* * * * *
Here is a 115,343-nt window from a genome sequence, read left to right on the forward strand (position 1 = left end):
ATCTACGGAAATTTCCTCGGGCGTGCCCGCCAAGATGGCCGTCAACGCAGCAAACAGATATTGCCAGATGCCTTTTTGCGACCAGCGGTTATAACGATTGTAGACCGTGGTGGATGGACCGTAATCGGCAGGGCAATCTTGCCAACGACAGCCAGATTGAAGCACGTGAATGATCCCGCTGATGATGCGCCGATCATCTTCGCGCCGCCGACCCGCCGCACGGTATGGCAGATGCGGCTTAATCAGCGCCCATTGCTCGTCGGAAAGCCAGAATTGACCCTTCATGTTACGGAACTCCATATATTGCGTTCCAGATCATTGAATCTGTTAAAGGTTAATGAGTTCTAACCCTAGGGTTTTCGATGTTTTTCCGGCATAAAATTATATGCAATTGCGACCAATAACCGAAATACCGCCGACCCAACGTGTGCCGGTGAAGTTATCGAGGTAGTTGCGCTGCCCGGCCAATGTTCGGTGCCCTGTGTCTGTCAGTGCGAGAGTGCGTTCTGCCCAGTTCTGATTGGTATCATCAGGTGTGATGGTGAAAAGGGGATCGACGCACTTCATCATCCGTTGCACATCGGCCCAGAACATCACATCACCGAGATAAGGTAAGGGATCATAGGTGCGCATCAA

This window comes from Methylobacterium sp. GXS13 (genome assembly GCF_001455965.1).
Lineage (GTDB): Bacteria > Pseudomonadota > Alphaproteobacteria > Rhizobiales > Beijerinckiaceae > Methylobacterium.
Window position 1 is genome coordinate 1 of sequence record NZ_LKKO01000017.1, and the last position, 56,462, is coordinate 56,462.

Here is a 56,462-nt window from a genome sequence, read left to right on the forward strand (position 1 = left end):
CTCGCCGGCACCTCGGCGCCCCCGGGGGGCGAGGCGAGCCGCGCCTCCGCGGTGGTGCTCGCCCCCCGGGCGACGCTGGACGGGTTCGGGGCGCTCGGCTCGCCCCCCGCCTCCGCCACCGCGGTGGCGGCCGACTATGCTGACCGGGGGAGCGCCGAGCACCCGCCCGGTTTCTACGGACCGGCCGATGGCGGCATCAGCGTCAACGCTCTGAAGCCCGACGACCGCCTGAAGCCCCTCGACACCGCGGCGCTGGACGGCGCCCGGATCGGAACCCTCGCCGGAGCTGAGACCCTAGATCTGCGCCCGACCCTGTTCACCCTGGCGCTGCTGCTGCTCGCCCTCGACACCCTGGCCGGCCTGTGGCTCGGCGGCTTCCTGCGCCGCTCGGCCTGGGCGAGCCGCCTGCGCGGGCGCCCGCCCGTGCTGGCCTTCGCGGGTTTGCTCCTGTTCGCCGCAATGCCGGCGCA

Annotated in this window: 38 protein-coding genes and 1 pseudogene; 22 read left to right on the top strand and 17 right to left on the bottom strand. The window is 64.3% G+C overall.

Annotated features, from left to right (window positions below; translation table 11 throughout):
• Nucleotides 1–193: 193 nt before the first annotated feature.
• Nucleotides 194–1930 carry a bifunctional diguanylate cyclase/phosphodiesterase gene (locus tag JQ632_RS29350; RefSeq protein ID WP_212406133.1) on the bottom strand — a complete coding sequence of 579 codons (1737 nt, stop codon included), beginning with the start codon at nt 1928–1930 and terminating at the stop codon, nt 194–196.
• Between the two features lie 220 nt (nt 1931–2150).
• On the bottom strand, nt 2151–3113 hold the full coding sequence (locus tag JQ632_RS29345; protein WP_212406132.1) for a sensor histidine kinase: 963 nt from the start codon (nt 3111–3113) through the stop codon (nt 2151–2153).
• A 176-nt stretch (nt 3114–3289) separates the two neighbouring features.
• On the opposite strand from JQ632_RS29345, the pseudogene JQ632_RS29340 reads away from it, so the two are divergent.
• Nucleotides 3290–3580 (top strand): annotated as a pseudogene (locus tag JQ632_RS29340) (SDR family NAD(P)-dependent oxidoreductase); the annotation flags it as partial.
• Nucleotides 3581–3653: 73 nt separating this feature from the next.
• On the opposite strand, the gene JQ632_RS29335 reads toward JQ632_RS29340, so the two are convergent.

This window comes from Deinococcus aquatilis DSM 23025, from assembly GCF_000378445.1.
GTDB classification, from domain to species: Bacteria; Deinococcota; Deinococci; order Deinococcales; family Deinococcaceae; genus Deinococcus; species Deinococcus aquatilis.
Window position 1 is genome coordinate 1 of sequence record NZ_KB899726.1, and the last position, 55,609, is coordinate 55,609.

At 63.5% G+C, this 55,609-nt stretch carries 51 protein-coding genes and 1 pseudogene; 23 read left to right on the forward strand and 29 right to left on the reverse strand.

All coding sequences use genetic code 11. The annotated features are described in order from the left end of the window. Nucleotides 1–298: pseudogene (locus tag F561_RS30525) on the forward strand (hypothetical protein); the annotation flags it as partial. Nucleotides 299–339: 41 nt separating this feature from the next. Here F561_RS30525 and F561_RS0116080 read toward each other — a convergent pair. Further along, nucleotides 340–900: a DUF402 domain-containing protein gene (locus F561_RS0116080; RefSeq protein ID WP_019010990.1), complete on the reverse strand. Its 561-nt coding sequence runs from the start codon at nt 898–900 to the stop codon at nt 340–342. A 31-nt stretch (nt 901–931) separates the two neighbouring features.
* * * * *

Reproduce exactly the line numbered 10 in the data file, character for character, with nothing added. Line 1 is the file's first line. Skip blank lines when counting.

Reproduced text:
• Nucleotides 1–193: 193 nt before the first annotated feature.